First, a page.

Lesson #1: How Paper Affects Folding
Paper is, by far, the most important factor in the folding process. Paper choice is not only for aesthetics, but also for practicality. The wrong paper choice on a folded piece can produce a disappointing result. For example, a large-sized brochure printed on thin paper is floppy, and a big, folded poster printed on thick paper is wrinkled and won't lay flat. Much consideration and often the advice of your printer or paper representative is required to make the right choice. It is essential to understand the characteristics of paper before we can understand how it performs in the folding process.

Paper manufacturing processes
Paper fibers have certain characteristics that depend upon the nature of the composition of the fiber and the way in which it is milled. As climate changes, the fibers can expand and contract considerably in their thickness, but, in terms of length, they remain virtually unaltered.

The way that paper fibers are laid down in sheets during manufacturing determines the certain characteristics of expansion and contraction or grain direction. These characteristics vary with each of the processes normally used in the production of paper.

Machine-manufactured paper
Paper produced by machinery—vat machines or long web machines—has a pronounced grain direction because the fibers align themselves parallel to the direction of movement on the machine.

Hand-made paper
The highly diluted pulp of a hand-made paper is evenly spread over a web through manual shaking which causes the fibers to follow a random orientation. For this reason, there is no discernible grain direction in hand-made paper, and the effects of expansion and contraction are virtually identical in both directions.

Grain direction
Paper, like wood, has a grain direction. Paper is made out of cellulose fiber material, and the direction in which these fibers line up during the manufacturing process determines the grain of the paper. With the grain, there is greater strength, and against the grain there is greater expansion and contraction which makes it less stable. This strength with the grain occurs because during the manufacturing process, the fibers are stretched so that they lose virtually all further capacity for expansion, which creates relatively good dimensional stability.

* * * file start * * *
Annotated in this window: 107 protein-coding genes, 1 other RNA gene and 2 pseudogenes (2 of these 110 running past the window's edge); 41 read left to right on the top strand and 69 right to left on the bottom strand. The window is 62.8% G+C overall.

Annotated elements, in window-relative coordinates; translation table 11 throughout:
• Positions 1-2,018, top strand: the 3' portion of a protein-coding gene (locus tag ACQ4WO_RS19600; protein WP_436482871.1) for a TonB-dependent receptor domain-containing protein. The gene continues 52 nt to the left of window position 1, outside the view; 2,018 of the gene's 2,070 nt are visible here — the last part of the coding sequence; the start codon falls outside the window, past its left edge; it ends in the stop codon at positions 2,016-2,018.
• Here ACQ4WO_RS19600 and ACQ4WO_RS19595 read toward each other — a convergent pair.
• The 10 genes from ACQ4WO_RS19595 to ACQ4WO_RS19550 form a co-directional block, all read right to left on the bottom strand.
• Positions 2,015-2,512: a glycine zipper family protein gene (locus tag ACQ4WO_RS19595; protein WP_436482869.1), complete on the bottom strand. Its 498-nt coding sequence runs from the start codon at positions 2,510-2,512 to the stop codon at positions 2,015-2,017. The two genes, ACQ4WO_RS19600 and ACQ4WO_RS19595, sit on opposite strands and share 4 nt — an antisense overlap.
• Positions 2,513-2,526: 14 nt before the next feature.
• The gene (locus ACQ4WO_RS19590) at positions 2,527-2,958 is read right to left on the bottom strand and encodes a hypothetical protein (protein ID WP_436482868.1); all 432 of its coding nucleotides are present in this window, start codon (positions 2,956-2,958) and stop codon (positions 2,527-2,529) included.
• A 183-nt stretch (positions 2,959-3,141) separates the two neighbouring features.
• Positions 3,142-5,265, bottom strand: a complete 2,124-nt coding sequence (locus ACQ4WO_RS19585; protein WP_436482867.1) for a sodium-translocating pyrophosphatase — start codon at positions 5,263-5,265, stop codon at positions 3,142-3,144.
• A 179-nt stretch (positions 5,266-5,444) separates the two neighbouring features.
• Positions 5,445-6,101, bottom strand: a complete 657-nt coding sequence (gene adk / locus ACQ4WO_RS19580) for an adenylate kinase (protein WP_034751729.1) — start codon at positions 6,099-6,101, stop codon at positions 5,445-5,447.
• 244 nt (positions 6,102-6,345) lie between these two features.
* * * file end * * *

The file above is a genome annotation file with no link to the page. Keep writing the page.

A fold is cleaner and more resilient when the grain is parallel to the fold. A fold against the grain may not lay as flat, and can cause cracking (a rough appearance) most noticeable in areas of heavy ink coverage. A fold against the grain is less resilient, and the pressure exerted by the rollers on the folding machine must be reduced to avoid an excessive weakening of the paper along the fold line. If folding against the grain is a must, a die-score can alleviate some of these problems, as well as careful paper selection.

Hands-on exercise: Testing the paper grain
Do these exercises with your students to illustrate paper grain. All you need is a stack of 4 x 6 sheets (or other size) of paper. Distribute three per student.

"The Fingernail Test" — With the fingernails of the thumb and middle finger, pinch and slide down the vertical and horizontal edges of the sheet of paper. With the grain, there is virtually no change but, against the grain, a wave will be clearly visible.

"The Bending Test" — When a square test-sheet is bent in both directions, there will be less resistance parallel to the grain than against it.

"The Tearing Test" — Tear a sheet on the vertical dimension, then tear it horizontally. With the grain, the tear will be relatively straight. Across the grain, there will be greater resistance to tearing, resulting in a jagged edge